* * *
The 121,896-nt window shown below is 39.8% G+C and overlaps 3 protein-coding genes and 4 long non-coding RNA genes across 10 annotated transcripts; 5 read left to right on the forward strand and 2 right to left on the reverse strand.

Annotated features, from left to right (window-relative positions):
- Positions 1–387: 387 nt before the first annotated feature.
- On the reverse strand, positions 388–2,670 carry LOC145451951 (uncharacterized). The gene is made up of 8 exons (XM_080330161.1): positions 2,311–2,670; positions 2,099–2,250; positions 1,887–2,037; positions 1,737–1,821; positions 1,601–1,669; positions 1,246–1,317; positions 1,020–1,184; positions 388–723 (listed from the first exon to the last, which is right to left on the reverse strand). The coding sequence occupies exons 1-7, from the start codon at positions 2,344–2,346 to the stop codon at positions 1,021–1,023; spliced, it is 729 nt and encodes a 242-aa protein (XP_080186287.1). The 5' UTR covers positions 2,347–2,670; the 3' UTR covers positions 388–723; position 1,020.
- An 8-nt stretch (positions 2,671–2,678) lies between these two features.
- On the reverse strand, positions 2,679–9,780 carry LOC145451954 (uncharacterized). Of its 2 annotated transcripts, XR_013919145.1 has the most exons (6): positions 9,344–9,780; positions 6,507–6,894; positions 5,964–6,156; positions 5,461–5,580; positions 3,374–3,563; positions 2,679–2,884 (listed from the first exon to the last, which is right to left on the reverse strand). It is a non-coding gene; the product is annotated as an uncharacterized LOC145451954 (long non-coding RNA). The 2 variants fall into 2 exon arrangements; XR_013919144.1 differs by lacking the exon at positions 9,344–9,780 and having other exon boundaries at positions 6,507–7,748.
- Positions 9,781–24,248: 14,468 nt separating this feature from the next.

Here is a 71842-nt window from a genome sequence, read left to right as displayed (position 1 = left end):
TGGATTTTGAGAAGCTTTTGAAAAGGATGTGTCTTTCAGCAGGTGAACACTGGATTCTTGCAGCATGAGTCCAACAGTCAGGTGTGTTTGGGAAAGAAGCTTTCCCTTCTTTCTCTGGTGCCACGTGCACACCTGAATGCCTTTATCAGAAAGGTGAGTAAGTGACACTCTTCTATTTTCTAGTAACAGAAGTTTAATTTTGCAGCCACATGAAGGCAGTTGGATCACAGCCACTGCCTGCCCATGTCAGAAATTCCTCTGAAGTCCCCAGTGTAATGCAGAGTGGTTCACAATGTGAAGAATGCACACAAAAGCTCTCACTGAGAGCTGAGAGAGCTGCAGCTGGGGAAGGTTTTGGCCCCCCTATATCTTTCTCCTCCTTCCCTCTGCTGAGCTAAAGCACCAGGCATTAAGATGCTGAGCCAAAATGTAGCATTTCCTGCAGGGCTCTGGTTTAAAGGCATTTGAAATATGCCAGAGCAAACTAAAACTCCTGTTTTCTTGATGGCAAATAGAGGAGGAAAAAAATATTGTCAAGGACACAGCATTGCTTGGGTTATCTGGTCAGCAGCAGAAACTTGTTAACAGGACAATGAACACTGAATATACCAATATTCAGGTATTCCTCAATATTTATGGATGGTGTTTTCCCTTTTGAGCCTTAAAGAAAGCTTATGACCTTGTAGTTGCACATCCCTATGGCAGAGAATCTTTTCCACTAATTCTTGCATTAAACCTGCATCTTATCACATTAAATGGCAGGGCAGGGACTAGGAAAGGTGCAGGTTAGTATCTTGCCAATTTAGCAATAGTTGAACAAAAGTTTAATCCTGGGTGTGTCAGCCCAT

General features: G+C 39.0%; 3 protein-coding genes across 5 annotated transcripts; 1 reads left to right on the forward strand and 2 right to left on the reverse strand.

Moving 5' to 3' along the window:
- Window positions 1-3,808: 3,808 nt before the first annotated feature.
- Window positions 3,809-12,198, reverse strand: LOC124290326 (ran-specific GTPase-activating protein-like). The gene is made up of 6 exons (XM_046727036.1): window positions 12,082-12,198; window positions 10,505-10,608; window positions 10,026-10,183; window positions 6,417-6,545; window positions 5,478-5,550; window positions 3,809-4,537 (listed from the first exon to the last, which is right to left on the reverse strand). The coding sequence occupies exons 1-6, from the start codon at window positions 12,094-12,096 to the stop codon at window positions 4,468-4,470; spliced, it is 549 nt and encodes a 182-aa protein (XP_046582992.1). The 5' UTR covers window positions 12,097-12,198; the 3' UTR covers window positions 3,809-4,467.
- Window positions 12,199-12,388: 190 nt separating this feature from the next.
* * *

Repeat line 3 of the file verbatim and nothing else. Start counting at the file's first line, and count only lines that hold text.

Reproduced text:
- Positions 1–387: 387 nt before the first annotated feature.